They have experimentally demonstrated quantum antennae, which enable the exchange of quantum information between two separate memory cells located on a computer chip. This offers new opportunities to build practical quantum computers. The researchers have published their work in the scientific journal Nature.
Atomic antennae enable the exchange of quantum information between two separate memory cells located on a computer chip. Graphics: Harald Ritsch
Six years ago scientists at the University of Innsbruck realized the first quantum byte – a quantum computer with eight entangled quantum particles; a record that still stands. “Nevertheless, to make practical use of a quantum computer that performs calculations, we need a lot more quantum bits,” says Prof. Rainer Blatt, who, with his research team at the Institute for Experimental Physics, created the first quantum byte in an electromagnetic ion trap. “In these traps we cannot string together large numbers of ions and control them simultaneously." To solve this problem, the scientists have started to design a quantum computer based on a system of many small registers, which have to be linked.
To achieve this, Innsbruck quantum physicists have now developed a revolutionary approach based on a concept formulated by theoretical physicists Ignacio Cirac and Peter Zoller. In their experiment, the physicists electromagnetically coupled two groups of ions over a distance of about 50 micrometers. Here, the motion of the particles serves as an antenna. “The particles oscillate like electrons in the poles of a TV antenna and thereby generate an electromagnetic field,” explains Blatt. “If one antenna is tuned to the other one, the receiving end picks up the signal of the sender, which results in coupling.” The energy exchange taking place in this process could be the basis for fundamental computing operations of a quantum computer.
The quantum researchers are supported by the Austrian Science Fund FWF, the European Union, the European Research Council and the Federation of Austrian Industries Tyrol.Publication: Trapped-ion antennae for the transmission of quantum information. Maximilian Harlander, Regina Lechner, Michael Brownnutt, Rainer Blatt, Wolfgang Hänsel. Nature Advance Online Publication 23 February 2011
Contact:Univ.-Prof. Dr. Rainer Blatt
Further Improvement of Qubit Lifetime for Quantum Computers
09.12.2016 | Forschungszentrum Jülich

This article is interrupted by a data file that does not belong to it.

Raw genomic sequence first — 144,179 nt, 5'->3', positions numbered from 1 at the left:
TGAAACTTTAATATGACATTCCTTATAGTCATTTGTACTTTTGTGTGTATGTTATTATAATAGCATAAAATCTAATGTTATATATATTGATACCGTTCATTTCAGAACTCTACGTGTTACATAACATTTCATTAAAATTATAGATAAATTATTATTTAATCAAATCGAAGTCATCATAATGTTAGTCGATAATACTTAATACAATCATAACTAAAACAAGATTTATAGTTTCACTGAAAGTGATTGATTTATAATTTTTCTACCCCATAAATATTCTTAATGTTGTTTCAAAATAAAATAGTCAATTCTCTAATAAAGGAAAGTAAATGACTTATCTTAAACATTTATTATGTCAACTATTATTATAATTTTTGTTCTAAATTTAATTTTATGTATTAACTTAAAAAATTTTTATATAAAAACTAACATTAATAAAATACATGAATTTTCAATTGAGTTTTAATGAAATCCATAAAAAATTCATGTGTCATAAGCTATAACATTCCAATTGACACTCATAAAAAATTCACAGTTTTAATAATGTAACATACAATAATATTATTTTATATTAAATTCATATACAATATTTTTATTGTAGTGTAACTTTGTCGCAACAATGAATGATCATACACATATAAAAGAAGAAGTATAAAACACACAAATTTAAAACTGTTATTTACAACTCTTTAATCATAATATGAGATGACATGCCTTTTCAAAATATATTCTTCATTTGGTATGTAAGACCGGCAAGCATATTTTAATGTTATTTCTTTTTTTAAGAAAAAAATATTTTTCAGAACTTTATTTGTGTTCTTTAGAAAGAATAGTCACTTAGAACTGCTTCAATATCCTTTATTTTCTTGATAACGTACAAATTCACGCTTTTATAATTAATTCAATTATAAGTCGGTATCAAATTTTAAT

Electron highway inside crystal
09.12.2016 | Julius-Maximilians-Universität Würzburg
Physicists of the University of Würzburg have made an astonishing discovery in a specific type of topological insulators. The effect is due to the structure of the materials used. The researchers have now published their work in the journal Science.
Topological insulators are currently the hot topic in physics according to the newspaper Neue Zürcher Zeitung. Only a few weeks ago, their importance was...
In recent years, lasers with ultrashort pulses (USP) down to the femtosecond range have become established on an industrial scale. They could advance some applications with the much-lauded “cold ablation” – if that meant they would then achieve more throughput. A new generation of process engineering that will address this issue in particular will be discussed at the “4th UKP Workshop – Ultrafast Laser Technology” in April 2017.
Even back in the 1990s, scientists were comparing materials processing with nanosecond, picosecond and femtosesecond pulses. The result was surprising:...
Have you ever wondered how you see the world? Vision is about photons of light, which are packets of energy, interacting with the atoms or molecules in what...
A multi-institutional research collaboration has created a novel approach for fabricating three-dimensional micro-optics through the shape-defined formation of porous silicon (PSi), with broad impacts in integrated optoelectronics, imaging, and photovoltaics.
Working with colleagues at Stanford and The Dow Chemical Company, researchers at the University of Illinois at Urbana-Champaign fabricated 3-D birefringent...
In experiments with magnetic atoms conducted at extremely low temperatures, scientists have demonstrated a unique phase of matter: The atoms form a new type of quantum liquid or quantum droplet state. These so called quantum droplets may preserve their form in absence of external confinement because of quantum effects. The joint team of experimental physicists from Innsbruck and theoretical physicists from Hannover report on their findings in the journal Physical Review X.
“Our Quantum droplets are in the gas phase but they still drop like a rock,” explains experimental physicist Francesca Ferlaino when talking about the...
16.11.2016 | Event News
01.11.2016 | Event News
14.10.2016 | Event News
09.12.2016 | Life Sciences
09.12.2016 | Ecology, The Environment and Conservation
09.12.2016 | Health and Medicine